Further south

I arrived at the airport of Ouaga too early – the uniformed man wouldn’t let me in because the Air Burkina post wasn’t manned yet. I sat down on a wobbly set of chairs that moved, en masse, forward or backward depending on the other persons in the row. And then things started to move.

I had waited the suggested 45 minutes but when I approached the uniformed man again there was much consternation around him. I quickly understood that the flight to Abidjan was canceled and travelers would be put up in a hotel and served a meal, to be accommodated the next day at the same time. For me that meant that one third of the training of trainers I was supposed to lead would be over by the time of my arrival. I was just wondering how I was going to deal with this when I overheard someone say that the Air Burkina flight was not canceled. It was the Air Ivoire that wasn’t going to go. My luck – who would have thought that Air Burkina would carry the day.

And so I arrived as planned, although leaving the airport itself took quite a while because several large planes arrived at the same time and there were simply too many of us to get our passports stamped quickly. Nevertheless I was quite impressed with the orderly way in which we were advancing with numbers flashing for the next available officer.

Everywhere there were warnings about Ebola, or rather about not transporting, touching or consuming bush meat and advice on where to go if you had symptoms such as fever, headache and bleeding. I am entirely engrossed in John Barry’s book about the Great Influenza of 1918 and am learning a lot about how virus work and our immune system when it is in overkill mode.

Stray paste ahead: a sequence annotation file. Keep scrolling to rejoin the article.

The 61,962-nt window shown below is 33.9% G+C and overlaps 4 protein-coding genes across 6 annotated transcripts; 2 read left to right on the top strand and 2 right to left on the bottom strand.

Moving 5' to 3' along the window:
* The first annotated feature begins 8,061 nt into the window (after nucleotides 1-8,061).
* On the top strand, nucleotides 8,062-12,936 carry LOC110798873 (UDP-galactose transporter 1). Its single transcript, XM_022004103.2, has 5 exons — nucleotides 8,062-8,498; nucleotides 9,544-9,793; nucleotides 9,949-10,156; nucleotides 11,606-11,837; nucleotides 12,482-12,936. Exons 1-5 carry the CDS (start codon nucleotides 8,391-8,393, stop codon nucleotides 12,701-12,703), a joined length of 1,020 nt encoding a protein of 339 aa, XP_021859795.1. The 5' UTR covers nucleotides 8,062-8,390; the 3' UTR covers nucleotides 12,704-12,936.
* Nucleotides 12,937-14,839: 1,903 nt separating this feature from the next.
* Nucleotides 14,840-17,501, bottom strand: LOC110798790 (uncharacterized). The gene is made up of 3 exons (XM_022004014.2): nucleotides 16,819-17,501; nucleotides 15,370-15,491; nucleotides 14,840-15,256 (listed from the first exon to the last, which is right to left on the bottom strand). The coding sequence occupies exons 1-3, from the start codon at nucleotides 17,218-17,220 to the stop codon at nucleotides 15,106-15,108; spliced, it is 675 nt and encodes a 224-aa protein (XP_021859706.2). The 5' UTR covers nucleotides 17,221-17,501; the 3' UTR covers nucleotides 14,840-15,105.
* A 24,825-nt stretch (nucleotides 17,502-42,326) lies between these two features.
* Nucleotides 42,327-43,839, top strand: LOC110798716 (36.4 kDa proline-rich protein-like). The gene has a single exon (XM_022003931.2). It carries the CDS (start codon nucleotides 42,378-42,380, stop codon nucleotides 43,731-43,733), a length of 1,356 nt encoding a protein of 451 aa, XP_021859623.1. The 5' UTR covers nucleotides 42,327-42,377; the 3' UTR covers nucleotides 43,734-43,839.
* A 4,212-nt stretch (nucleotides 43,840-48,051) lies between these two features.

A driver and one of my colleagues were waiting for me and took me to Grand Bassam. It is about one half hour drive eastwards from Abidjan when traffic is light. Grand-Bassam was the French colonial capital city from 1893 to 1896, when the administration was transferred to Bingerville after a bout of yellow fever (according to unedited Wikipedia). Now it is a place where people go to relax on Sundays, producing some mighty traffic jams (I have been in the worst traffic jam of my life in Cote d’Ivoire, last year from Plateau II to the airport).

I was pleased to find out the hotel has fast internet and power but unfortunately there was no water; not in the evening and not in the early morning when I got up. I should have stayed in bed as water returned at 7 AM after I had already stuck my head in a bucket of soapy water without having any implements other than my hands to complete my ‘shower.’

Later in the day water remained but power went out several times – somehow it seems when cannot get all three right at the same time for a while.

I had a fabulous meal by myself in the outdoor café while my colleagues went to a maquis (a local inexpensive outdoor eating spot that you find all along the West African coast. I decided to stay put and take care of several small details that had not been taken care of and that required a considerable amount of improvisation.

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